They may also miss out on taking advantage of cash investments that are simple with better returns, even in a short-term. For example, using CDs to ladder cash flow for a year or two can bring in some additional income to the nonprofit.

Strategies and ideas for long-term gain are readily available for nonprofits if the organization’s management is willing to learn more about alternative strategies that balance the risk and reward of each plan.


We have also seen a number of nonprofits lacking in the diversification of their existing assets. Often times, an organization’s assets are too concentrated in stocks and bonds, where financial returns are volatile and unpredictable. In a market where a traditional allocation of stocks, bonds and cash may no longer be the ideal approach for pursuing an organization’s financial goals, smaller nonprofits can employ more diversified strategies and invest in additional asset classes.

New products are now available that provide access to additional investment options, including real estate assets, commodities and alternative strategies. In particular, nonprofits can access these alternatives through the use of mutual funds and exchange-traded funds (ETFs). Having a diversified portfolio also has the potential to enhance returns.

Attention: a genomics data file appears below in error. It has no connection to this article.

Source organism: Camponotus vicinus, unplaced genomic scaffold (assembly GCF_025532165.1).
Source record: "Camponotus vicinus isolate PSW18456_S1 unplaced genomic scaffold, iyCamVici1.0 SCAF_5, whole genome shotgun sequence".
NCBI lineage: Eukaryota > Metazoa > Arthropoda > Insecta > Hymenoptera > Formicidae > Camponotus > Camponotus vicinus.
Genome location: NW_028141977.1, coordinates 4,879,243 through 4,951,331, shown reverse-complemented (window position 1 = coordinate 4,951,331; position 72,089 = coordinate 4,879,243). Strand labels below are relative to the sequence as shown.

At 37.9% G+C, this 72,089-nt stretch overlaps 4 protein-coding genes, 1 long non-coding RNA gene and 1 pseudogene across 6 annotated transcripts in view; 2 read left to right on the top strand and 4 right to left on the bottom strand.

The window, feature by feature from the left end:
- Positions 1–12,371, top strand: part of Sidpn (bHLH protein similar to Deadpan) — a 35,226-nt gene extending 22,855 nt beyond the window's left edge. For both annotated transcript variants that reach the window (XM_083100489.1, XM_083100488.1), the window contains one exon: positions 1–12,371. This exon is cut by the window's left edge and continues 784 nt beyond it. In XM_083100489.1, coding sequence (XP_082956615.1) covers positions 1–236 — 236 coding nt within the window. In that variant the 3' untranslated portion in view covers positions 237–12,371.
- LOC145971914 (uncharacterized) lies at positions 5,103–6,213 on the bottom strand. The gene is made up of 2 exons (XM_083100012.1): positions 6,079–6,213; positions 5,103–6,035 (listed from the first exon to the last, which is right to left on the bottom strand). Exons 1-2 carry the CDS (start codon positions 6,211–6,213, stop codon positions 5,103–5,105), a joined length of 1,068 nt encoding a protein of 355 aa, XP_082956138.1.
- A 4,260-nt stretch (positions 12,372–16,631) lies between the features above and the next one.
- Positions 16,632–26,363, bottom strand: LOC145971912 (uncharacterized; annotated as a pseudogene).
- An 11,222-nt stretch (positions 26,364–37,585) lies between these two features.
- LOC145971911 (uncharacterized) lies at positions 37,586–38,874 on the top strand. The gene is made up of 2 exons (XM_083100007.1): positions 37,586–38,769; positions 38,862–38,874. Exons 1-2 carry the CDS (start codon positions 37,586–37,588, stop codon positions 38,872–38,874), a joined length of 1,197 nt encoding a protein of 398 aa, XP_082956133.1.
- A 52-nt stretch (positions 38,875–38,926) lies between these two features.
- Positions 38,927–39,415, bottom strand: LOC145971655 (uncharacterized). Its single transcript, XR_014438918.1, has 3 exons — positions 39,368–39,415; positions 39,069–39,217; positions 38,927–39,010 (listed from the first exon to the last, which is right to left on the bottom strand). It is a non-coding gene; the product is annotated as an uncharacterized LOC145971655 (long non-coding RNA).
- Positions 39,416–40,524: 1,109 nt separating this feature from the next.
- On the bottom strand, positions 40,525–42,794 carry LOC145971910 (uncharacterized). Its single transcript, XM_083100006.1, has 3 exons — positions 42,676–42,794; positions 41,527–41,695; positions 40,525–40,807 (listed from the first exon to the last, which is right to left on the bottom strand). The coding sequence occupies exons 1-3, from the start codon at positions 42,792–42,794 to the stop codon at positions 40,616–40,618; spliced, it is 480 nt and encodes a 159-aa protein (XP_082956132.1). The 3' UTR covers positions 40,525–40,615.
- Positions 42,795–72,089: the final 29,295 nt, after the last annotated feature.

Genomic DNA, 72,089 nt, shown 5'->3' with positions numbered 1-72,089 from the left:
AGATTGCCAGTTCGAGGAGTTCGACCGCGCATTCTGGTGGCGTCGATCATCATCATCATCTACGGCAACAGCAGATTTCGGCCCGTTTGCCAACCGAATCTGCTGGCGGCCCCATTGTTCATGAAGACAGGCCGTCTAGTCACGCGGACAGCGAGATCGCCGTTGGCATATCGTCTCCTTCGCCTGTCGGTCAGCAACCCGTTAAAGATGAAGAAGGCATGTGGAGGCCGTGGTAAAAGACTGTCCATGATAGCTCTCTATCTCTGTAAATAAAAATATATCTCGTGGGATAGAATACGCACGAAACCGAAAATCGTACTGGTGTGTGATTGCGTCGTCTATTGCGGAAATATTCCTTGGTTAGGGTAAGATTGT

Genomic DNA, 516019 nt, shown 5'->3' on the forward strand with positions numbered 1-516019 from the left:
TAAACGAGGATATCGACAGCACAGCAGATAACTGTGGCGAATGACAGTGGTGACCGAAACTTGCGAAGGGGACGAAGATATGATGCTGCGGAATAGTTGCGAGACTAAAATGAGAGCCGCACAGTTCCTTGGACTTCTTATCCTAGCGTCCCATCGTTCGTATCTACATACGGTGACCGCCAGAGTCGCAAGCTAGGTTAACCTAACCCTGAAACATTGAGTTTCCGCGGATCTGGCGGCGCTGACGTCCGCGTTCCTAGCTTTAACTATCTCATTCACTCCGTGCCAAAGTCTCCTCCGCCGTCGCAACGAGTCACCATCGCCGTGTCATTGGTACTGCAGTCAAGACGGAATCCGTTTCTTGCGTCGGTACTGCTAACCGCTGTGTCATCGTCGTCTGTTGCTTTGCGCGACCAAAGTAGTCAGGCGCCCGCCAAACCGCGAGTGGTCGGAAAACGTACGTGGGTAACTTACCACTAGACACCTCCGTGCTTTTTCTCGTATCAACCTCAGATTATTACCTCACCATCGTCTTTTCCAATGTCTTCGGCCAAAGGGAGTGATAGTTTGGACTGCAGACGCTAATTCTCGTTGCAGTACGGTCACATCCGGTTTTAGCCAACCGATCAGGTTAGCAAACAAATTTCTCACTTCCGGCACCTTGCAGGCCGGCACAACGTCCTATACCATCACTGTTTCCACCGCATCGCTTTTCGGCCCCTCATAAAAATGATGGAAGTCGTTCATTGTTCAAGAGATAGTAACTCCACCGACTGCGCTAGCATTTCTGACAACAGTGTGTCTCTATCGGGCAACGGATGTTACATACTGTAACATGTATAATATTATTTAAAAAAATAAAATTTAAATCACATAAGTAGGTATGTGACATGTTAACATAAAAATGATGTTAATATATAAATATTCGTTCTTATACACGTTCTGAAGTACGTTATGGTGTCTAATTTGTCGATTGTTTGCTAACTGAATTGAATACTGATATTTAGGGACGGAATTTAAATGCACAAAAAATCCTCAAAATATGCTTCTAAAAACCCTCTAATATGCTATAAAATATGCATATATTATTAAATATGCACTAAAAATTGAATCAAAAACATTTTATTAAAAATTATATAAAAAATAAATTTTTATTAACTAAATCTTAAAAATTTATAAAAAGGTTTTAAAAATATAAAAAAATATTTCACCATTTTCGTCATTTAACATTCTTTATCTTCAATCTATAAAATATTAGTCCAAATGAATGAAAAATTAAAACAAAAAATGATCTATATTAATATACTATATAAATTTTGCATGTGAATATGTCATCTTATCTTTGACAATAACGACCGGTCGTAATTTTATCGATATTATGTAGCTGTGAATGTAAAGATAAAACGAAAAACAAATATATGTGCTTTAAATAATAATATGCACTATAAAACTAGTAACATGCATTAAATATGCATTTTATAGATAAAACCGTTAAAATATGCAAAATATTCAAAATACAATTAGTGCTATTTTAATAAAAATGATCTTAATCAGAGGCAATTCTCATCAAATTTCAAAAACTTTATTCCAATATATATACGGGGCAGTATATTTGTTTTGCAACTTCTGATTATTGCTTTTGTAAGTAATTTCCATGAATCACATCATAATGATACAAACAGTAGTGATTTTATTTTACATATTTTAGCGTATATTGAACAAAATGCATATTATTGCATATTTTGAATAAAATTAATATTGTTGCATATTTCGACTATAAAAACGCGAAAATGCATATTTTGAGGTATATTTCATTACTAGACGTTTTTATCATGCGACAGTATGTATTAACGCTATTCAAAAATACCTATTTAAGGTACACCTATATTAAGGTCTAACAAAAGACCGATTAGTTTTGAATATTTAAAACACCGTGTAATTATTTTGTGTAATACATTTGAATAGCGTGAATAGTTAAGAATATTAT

The Right Recognition

Nonprofit organizations sometimes lose sight of what really motivates their followers and supporters to donate and support their cause. They are often too caught up in trying to build their resources that they forget what really brought an individual to their cause in the first place.

By taking the time to reevaluate and truly understand why supporters are offering their donations and time, a nonprofit will uncover the motivating factors that can lead to even more engagement with their followers. They can build, develop and nurture a donation program that is impactful and focused on the effect that followers offer the cause.

They should also acknowledge and thank their supporters often, utilizing appropriate recognition tools. This could be a personalized thank you card sent to each donor, a personalized plaque for a certain dollar amount donated or recognition in an annual report. Recognition should be genuine and authentic, fitting the culture of the nonprofit and tailored to its individual donors.

Nonprofits that can better connect with their target audience and supporters will raise more capital and create a strong long-term partnership with donors. This will help keep cash flow running smoothly, while making the business strong and impactful.

Securities and advisory services offered through LPL Financial, a registered investment advisor, Member FINRA/SIPC. Investing involves risk including the potential loss of principal. No strategy can assure success or protects against loss. Asset allocation does not ensure a profit or protect against a loss. There is no guarantee that a diversified portfolio will enhance overall returns or outperform a non-diversified portfolio. Diversification does not protect against market risk.